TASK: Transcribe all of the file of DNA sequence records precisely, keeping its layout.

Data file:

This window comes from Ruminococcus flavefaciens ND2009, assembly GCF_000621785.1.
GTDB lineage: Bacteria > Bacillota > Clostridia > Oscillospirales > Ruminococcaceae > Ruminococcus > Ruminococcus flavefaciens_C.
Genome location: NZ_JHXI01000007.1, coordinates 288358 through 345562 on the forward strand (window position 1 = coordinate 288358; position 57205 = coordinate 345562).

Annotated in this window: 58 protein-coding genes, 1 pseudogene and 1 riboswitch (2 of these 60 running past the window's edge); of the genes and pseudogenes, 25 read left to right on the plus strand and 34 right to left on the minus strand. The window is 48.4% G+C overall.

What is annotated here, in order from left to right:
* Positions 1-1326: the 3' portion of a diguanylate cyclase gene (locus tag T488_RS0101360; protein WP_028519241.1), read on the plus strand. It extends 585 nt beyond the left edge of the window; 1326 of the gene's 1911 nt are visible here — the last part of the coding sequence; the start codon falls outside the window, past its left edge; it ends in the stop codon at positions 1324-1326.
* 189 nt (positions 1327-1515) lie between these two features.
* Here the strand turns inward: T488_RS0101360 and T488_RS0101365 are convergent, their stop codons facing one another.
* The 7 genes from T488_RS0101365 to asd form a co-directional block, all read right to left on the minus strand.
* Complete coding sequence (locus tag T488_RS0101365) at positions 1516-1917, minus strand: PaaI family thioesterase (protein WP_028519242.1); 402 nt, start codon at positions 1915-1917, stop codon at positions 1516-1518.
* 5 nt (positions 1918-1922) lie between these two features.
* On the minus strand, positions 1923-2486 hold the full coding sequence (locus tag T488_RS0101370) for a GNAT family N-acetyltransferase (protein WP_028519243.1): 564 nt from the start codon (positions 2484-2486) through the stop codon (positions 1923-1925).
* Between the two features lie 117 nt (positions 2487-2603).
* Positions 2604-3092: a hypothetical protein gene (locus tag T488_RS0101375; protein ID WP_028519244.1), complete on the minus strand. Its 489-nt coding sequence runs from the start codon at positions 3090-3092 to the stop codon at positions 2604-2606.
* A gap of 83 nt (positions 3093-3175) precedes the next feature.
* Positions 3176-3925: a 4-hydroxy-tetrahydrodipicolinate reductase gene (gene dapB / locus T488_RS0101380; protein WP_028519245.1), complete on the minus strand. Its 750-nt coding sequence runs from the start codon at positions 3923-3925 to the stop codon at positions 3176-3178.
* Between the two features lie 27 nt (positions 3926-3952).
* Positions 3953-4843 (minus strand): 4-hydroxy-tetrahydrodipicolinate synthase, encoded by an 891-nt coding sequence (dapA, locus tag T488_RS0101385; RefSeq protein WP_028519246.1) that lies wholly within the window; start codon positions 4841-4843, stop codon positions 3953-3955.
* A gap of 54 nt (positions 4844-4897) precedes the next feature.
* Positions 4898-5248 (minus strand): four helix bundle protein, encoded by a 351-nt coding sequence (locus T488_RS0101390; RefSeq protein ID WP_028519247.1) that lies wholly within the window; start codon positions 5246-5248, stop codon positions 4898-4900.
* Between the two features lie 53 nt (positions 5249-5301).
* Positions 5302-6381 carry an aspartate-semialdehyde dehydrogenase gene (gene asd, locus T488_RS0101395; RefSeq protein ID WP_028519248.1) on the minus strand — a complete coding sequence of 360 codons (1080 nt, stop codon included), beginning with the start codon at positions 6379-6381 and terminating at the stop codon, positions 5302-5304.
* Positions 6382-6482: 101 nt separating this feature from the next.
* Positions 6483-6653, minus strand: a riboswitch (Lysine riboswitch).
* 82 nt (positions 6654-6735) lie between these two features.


This window comes from Ruminococcus flavefaciens ND2009, assembly GCF_000621785.1.
GTDB lineage: Bacteria > Bacillota > Clostridia > Oscillospirales > Ruminococcaceae > Ruminococcus > Ruminococcus flavefaciens_C.
Genome location: NZ_JHXI01000007.1, coordinates 288358 through 345562 on the forward strand (window position 1 = coordinate 288358; position 57205 = coordinate 345562).

Annotated in this window: 58 protein-coding genes, 1 pseudogene and 1 riboswitch (2 of these 60 running past the window's edge); of the genes and pseudogenes, 25 read left to right on the plus strand and 34 right to left on the minus strand. The window is 48.4% G+C overall.

What is annotated here, in order from left to right:
* Positions 1-1326: the 3' portion of a diguanylate cyclase gene (locus tag T488_RS0101360; protein WP_028519241.1), read on the plus strand. It extends 585 nt beyond the left edge of the window; 1326 of the gene's 1911 nt are visible here — the last part of the coding sequence; the start codon falls outside the window, past its left edge; it ends in the stop codon at positions 1324-1326.
* 189 nt (positions 1327-1515) lie between these two features.
* Here the strand turns inward: T488_RS0101360 and T488_RS0101365 are convergent, their stop codons facing one another.
* The 7 genes from T488_RS0101365 to asd form a co-directional block, all read right to left on the minus strand.
* Complete coding sequence (locus tag T488_RS0101365) at positions 1516-1917, minus strand: PaaI family thioesterase (protein WP_028519242.1); 402 nt, start codon at positions 1915-1917, stop codon at positions 1516-1518.
* 5 nt (positions 1918-1922) lie between these two features.
* On the minus strand, positions 1923-2486 hold the full coding sequence (locus tag T488_RS0101370) for a GNAT family N-acetyltransferase (protein WP_028519243.1): 564 nt from the start codon (positions 2484-2486) through the stop codon (positions 1923-1925).
* Between the two features lie 117 nt (positions 2487-2603).
* Positions 2604-3092: a hypothetical protein gene (locus tag T488_RS0101375; protein ID WP_028519244.1), complete on the minus strand. Its 489-nt coding sequence runs from the start codon at positions 3090-3092 to the stop codon at positions 2604-2606.
* A gap of 83 nt (positions 3093-3175) precedes the next feature.
* Positions 3176-3925: a 4-hydroxy-tetrahydrodipicolinate reductase gene (gene dapB / locus T488_RS0101380; protein WP_028519245.1), complete on the minus strand. Its 750-nt coding sequence runs from the start codon at positions 3923-3925 to the stop codon at positions 3176-3178.
* Between the two features lie 27 nt (positions 3926-3952).
* Positions 3953-4843 (minus strand): 4-hydroxy-tetrahydrodipicolinate synthase, encoded by an 891-nt coding sequence (dapA, locus tag T488_RS0101385; RefSeq protein WP_028519246.1) that lies wholly within the window; start codon positions 4841-4843, stop codon positions 3953-3955.
* A gap of 54 nt (positions 4844-4897) precedes the next feature.
* Positions 4898-5248 (minus strand): four helix bundle protein, encoded by a 351-nt coding sequence (locus T488_RS0101390; RefSeq protein ID WP_028519247.1) that lies wholly within the window; start codon positions 5246-5248, stop codon positions 4898-4900.
* Between the two features lie 53 nt (positions 5249-5301).
* Positions 5302-6381 carry an aspartate-semialdehyde dehydrogenase gene (gene asd, locus T488_RS0101395; RefSeq protein ID WP_028519248.1) on the minus strand — a complete coding sequence of 360 codons (1080 nt, stop codon included), beginning with the start codon at positions 6379-6381 and terminating at the stop codon, positions 5302-5304.
* Positions 6382-6482: 101 nt separating this feature from the next.
* Positions 6483-6653, minus strand: a riboswitch (Lysine riboswitch).
* 82 nt (positions 6654-6735) lie between these two features.